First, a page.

Online mentoring programs provide a systematic process for matching protégés with mentors and facilitate the best matches based on competencies, knowledge and goals – sort of like an online match-making service for mentors and protégés. Not only does it take the guess work out of pairings, it provides consistency, is non-discriminatory and cost-effective. Online training can provide customized protégé development plans, assist with scheduling meetings, and track and report results. For example, an online mentoring program has the capability to conduct evaluative surveys, analyze data and measure bottom line results so that you can quickly discern the value of the mentoring program to your organization.

Whether you establish an online or a traditional mentoring program, it’s important to follow tested practices. Not just anybody can mentor. The vast majority of mentoring programs fail because there is an implied simplicity in the core concept of mentoring. To develop a sustainable mentoring program, try following these five best practices:

  1. Set business goals. Don’t establish a mentoring program just because it is a good business practice. Develop a mentoring program based on solid business goals such as increasing diversity or making your organization a better place to work.
  1. Find out why the talented employees you wanted to keep left you. McKinsey and Co. asked top people what they look for when deciding which organization to join and stay with. The answer: a great organization and a great job. Talented employees want exciting challenges and ample opportunities for development and growth. They leave because they are bored. Mentoring can provide growth challenges and retain talented employees.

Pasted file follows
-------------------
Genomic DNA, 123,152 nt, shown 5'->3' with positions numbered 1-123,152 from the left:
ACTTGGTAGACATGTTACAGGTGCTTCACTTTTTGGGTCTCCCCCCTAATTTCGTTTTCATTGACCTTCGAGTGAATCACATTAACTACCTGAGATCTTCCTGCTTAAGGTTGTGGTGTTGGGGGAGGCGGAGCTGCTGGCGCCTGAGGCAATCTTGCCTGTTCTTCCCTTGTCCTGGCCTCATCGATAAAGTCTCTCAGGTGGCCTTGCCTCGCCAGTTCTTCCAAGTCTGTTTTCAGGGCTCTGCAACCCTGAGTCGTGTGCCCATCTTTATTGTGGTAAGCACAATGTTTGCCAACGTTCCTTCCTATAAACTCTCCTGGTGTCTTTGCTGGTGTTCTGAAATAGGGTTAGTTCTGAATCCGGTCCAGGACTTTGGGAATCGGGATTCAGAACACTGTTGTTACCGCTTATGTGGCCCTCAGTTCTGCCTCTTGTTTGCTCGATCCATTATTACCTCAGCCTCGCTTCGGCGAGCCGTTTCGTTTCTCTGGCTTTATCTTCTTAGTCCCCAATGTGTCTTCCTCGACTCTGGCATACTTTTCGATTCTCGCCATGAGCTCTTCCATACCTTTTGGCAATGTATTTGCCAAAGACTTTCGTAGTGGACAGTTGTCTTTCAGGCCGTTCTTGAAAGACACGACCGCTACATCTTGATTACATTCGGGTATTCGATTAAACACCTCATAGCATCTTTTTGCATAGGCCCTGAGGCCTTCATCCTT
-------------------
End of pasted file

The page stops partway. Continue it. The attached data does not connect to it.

1. Hire a knowledgeable and talented guide. Don’t become a statistic and start a mentoring program that ultimately fails. Get the help of an experienced mentoring consultant to steer you in the right direction. It’ll save you time and money and result in a mentoring program that adds value to your organization.
  1. Show bottom line results. Losing talented employees and wasting talent costs money. Incorporate evaluative surveys along the way so that you can point out how mentoring helped with recruiting, retention, morale, productivity and growth.
  1. Get commitment from the top. Remember, whatever program you design, it will not be effective unless it has the visible backing of the leaders in the organization.

Mentoring provides the employee and the organization win-win relationship. Organizations can become employers of choice – destinations instead of stepping stones – and employees will gain valuable guidance, development and meaning in their careers.

So which one is your organization, a destination or a stepping stone for today’s and tomorrow’s top talent? A quality mentoring program can make the difference in your answer.

Learn more about the author, Judith Lindenberger.